When a client engages us to help with or handle their marketing - the first two things we do, allow us to do all the rest (more easily). First we build a “persona” of their customer (in marketing jargon, we identify the target audience) and figure out how we can reach them. Second, we pull out a calendar and create a 12 month plan. By determining who our customer is, how we can best reach them, and scheduling activities to reach them - we’re creating a simple marketing plan and schedule. And forcing us to commit to do it or suffer the shame of letting it slip - because on our calendar, as part of the plan, we schedule meetings every two weeks to review what we’ve done (or not).

What else do we write on the calendar? Well, we write down any special relevant holidays that influence our business. For instance, if we’re working with a florist, we’ll circle February 14 and a few other key dates. But for a toy manufacturer we’ll focus on November and December. And if you’re a computer services firm - well, we’ll circle key trade shows and end-of-year budget time. By looking at the whole year during our planning time - we can identify key periods and create a plan of activities. So we’ll be proactive, not reactive.

Then we’ll look at our customer persona and our notes on how best to connect with them. And we’ll write down on our calendar what we’ll be doing to reach the customer. For the florist, maybe it’s a series of email blasts two weeks before Valentine’s day, and a postcard sent a few week before too, synchronized with an update to our website with special Valentine’s Day offers. Maybe our flower shop is in a mall, so perhaps we’ll lease in-mall signage too. Again, it all depends on how we’ve determined we can best reach our customer.

Now it’s time to budget.

Our crucial plan is in place. We know “how we want” to reach our customer and when (plus we’ve backed-out design and production time to allow for creative and printing) now we have to figure out how much we can spend.  OK, usually we’re doing this in conjunction with the plan since it’s silly to write on our calendar we’re going to create a Super Bowl commercial for our little flower shop - we won’t have the budget. But when we’re thinking of how to best reach our customers - we often skip worrying about the budget - so we’re not constrained in our ideas. We can always remove or add things now, at budgeting. And who knows, maybe a crazy idea will seem brilliant and you can shift money around to pay for it. And remember, every two weeks, we’ll be reviewing our plan to adjust what we’re doing  - we’re not carving things into stone. But we are committing ourselves to accomplish specific things on specific dates.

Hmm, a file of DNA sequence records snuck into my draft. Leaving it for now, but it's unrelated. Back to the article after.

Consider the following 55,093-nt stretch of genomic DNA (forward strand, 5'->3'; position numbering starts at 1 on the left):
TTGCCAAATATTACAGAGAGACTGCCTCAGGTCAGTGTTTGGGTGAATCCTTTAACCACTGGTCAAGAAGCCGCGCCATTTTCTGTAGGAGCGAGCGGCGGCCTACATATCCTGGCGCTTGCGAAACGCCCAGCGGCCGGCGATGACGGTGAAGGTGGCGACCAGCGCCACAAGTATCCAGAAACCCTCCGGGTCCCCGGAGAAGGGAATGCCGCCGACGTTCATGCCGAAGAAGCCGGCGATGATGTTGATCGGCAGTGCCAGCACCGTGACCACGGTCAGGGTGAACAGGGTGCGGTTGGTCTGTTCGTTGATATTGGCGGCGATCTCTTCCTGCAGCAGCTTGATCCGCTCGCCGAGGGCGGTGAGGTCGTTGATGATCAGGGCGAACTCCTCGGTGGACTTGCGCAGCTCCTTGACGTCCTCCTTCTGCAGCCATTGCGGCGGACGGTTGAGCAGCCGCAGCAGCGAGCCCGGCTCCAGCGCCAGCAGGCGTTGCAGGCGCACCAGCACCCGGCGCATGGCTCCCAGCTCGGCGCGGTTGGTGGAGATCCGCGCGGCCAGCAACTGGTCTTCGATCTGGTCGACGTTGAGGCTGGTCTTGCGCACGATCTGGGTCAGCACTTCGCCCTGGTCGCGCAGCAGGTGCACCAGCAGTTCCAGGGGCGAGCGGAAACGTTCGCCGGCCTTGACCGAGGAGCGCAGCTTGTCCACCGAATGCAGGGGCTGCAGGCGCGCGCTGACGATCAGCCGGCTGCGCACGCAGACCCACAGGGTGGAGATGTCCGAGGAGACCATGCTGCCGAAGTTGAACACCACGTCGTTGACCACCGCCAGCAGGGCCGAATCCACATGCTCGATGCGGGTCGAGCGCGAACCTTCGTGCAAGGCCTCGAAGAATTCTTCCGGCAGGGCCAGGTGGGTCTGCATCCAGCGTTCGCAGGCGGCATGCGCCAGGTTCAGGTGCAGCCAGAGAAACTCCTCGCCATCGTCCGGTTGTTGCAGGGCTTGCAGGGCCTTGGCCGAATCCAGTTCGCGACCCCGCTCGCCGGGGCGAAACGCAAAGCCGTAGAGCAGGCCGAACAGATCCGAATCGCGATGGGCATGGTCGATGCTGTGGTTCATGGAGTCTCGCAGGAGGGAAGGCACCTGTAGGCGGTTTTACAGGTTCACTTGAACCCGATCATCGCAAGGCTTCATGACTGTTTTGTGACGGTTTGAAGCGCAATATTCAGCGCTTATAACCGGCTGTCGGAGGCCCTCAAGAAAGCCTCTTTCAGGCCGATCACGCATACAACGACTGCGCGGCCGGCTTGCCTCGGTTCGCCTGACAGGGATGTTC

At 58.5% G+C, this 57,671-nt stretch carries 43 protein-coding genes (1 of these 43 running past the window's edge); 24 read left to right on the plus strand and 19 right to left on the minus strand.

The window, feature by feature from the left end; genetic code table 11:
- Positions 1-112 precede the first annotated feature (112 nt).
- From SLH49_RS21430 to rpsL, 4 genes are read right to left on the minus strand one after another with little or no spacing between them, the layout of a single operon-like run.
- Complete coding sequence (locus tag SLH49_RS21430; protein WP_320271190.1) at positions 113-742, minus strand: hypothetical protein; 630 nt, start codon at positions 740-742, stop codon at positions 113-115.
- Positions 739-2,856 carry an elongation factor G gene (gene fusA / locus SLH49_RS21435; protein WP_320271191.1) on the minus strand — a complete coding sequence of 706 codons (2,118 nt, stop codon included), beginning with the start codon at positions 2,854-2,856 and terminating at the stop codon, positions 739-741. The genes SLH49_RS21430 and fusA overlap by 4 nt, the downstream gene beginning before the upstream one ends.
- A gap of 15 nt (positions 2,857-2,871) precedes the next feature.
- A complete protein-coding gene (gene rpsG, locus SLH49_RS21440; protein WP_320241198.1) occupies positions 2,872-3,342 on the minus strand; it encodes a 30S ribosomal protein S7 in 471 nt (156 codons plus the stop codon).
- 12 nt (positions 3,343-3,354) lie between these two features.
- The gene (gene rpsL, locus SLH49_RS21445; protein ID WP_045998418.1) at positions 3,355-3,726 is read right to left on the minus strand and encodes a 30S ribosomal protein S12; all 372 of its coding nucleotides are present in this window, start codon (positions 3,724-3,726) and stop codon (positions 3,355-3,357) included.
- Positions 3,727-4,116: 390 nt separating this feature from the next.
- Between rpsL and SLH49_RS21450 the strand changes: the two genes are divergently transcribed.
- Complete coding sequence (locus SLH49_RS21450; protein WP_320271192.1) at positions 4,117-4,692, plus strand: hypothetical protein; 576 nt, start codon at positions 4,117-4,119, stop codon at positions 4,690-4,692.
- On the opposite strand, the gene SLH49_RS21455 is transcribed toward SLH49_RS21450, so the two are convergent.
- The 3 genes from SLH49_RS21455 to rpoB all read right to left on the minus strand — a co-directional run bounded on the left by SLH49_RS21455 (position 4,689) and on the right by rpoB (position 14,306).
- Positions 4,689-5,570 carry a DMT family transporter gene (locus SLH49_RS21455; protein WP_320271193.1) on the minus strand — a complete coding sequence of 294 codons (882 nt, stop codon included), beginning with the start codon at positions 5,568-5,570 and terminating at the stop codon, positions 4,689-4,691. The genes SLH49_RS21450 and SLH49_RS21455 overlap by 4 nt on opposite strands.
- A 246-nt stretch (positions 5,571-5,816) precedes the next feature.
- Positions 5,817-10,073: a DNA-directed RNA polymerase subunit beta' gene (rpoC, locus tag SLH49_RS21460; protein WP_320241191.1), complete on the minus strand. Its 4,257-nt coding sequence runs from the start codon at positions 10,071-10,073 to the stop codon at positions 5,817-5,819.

Consistent execution is now a way of life

See basic marketing is simple, but it takes a plan to hold it together. To schedule activities or to shame you when you miss deadlines. But it should encourage you to stick with it. And to keep your marketing going no matter how good or how bad business is for you - and if you market continually it generally won’t be bad any way.

The problem usually isn’t bad marketing, it’s no marketing

As we said at the start, nine times out of ten, when we’re engaged by a new client - the problem isn’t their marketing is wrong - it’s usually it just doesn’t exist. Well either that or it’s just plain ugly. But that’s different story. But if you create the basics, build your customer profile, write down a plan, and create a budget - marketing starts to handle itself. You have a system and by following that system you keep ahead of the game…and probably ahead of your competition too. Thomas Edison said, “genius is 1% inspiration and 99% perspiration”.  Well marketing is the same. If you have the inspiration the rest comes down to executing. And executing is made simple when you have a plan to execute.

It’s February 4, 2011, there’s plenty of time to craft your plan for 2011. Grab a calendar off the wall or open one on your computer and start to pick the holidays or events that are relevant to your business. Then add the marketing materials you want to have ready for those dates and get to work. Don’t wait until it’s too late.

Feb 04, 2011